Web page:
26. Printing with Photoshop

    Photoshop is another option to print panoramas from -- but a lot can go wrong here. Hagen walks through troubleshooting prints from Photoshop.

  27. Black & White Printing

    Editing and printing for black and white is an entirely different ballgame from color. Learn how to edit a black and white panorama in Lightroom, followed by, of course, printing.

  28. Best Practices for Printing your Image at a Lab

    You don't have to own a high-end printer to get great prints -- and in fact, Hagen himself sends a majority of his images to a lab. But how do you know what color space to use, and what lab is best for printing panoramas?

  29. Analyzing & Displaying the Print

    Getting great prints is about more than color calibration and proper print settings -- the room the image will be hanging in matters too, particularly the ambient lighting. Hagen takes students through the process of analyzing the print and prepping for the final display.

  30. Reviewing Panoramas Printed in Class

    Through this class, you've walked through the panorama process from gear to shoot to print. In the final lesson, take a look at the results of the images created during the course, from the classic Seattle shot in the United States to black and white 360 panoramas of France or Ireland.

Reviews

Fred Morton
 

Get it, get it and get it. I bought Mike's Speedlight course and this is on the list after watching it on line. The course design by Mike with the Creative Live staff is a successful blend of content and presentation. I absolutely loved how Mike took us on location for several shoots, where we could see the setup and problems that he had to resolve. This is a must have course for photographers interested in landscape work. Another powerful part of this class is Mike's willingness to demonstrate and show us what didn't work. The practical experience in his course was just like being in the field with Mike.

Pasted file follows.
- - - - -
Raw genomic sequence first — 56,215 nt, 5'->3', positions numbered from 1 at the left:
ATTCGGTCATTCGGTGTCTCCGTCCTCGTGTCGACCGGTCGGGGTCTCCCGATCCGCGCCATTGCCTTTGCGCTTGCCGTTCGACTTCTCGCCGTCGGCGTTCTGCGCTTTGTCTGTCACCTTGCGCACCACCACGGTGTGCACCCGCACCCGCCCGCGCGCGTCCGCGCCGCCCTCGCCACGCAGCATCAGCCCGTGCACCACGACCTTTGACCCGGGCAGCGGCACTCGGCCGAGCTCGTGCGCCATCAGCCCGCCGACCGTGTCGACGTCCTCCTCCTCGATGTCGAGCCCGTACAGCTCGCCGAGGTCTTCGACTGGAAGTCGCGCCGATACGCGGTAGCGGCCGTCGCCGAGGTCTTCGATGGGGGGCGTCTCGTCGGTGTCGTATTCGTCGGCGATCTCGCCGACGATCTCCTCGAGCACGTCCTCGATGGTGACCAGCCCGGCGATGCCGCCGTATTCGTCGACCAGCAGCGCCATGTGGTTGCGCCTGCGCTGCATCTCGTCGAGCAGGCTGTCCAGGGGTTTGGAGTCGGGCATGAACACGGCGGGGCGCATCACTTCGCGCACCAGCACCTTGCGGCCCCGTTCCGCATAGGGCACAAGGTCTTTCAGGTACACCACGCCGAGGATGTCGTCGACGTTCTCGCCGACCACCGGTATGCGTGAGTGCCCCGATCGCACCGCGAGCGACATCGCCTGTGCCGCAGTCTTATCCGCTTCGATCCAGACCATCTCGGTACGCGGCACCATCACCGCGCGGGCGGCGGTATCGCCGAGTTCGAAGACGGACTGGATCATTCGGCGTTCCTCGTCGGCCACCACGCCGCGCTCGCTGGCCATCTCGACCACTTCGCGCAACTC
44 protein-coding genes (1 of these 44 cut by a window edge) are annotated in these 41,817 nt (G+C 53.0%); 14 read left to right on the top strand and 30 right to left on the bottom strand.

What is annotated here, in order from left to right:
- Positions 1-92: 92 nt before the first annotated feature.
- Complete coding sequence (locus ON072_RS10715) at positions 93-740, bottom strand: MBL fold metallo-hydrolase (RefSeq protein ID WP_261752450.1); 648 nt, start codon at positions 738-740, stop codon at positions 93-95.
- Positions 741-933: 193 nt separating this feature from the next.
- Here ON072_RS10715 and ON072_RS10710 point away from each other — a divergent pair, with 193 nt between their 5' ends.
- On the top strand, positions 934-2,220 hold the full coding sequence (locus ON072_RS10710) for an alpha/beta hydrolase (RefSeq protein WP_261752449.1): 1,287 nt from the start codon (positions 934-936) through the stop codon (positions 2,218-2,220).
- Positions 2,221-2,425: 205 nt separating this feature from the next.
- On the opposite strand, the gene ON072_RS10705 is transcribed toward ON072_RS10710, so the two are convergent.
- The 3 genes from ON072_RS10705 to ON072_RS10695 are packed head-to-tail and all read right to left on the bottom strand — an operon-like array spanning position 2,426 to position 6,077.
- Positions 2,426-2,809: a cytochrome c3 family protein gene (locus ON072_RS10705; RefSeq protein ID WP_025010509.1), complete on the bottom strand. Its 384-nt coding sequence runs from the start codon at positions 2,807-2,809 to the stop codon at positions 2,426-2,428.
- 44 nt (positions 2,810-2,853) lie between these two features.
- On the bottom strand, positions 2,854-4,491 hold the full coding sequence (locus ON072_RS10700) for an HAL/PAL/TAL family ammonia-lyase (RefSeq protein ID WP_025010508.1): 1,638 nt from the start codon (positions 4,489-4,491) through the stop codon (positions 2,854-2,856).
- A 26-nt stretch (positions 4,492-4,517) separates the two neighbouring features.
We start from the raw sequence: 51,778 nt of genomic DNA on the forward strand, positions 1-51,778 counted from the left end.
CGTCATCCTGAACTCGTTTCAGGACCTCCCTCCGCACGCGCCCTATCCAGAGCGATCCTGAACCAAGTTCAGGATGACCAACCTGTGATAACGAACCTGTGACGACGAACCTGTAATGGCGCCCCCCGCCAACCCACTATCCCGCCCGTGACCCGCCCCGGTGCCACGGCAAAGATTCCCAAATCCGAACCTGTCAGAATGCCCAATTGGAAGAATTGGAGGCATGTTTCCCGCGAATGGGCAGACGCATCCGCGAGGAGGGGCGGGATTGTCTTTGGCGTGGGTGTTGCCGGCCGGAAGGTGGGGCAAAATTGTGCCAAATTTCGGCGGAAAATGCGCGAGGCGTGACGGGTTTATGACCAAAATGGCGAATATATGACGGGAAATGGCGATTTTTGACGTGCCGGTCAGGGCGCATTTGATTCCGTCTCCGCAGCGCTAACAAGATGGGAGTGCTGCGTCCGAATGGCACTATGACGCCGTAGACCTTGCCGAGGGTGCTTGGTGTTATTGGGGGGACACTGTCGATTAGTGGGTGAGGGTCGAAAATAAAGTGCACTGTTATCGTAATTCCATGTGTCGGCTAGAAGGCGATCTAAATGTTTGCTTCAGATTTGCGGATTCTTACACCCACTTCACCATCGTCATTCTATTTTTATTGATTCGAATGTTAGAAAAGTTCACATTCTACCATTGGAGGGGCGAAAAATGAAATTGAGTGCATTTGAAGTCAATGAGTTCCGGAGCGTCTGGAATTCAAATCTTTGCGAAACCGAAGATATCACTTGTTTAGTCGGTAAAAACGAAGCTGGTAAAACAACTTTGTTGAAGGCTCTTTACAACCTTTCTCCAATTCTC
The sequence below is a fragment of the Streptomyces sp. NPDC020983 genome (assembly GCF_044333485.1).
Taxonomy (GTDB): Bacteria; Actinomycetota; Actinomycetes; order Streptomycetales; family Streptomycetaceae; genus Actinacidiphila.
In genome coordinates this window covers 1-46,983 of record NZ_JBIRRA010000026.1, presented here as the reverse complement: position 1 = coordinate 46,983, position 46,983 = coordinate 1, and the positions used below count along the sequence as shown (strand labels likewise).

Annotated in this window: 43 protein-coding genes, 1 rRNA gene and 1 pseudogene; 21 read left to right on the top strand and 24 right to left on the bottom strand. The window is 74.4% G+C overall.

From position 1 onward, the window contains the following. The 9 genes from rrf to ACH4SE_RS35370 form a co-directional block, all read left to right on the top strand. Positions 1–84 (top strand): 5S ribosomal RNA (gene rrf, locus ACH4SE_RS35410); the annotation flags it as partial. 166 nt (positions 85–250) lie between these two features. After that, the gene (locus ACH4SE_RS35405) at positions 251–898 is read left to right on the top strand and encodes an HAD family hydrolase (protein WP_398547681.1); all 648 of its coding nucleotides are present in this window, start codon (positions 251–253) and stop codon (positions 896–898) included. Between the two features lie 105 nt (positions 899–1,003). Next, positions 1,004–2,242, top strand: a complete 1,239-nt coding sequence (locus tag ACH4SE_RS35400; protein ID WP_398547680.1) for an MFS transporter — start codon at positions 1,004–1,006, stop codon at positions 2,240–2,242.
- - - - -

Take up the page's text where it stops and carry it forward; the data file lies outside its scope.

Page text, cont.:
user a5f3c6
 

Mike combines two characteristics of a great teacher: he's obviously knowledgable and competent about his subject matter and he's relaxed and confident in how he presents his ideas. This class covers everything I need to know about photographing and printing panoramas. But, it is much more. It is a class that shows the essential skills involved in shooting, post-processing, and printing photographs and how to apply them to a specific application: panoramas. I learned a lot! Thanks, Mike.

Sue Sirius
 

This workshop was terrific! I learned so much about taking, processing and printing panoramas (and photos in general). I found the presentation very easy to follow with great examples and instructions. Highly recommend this!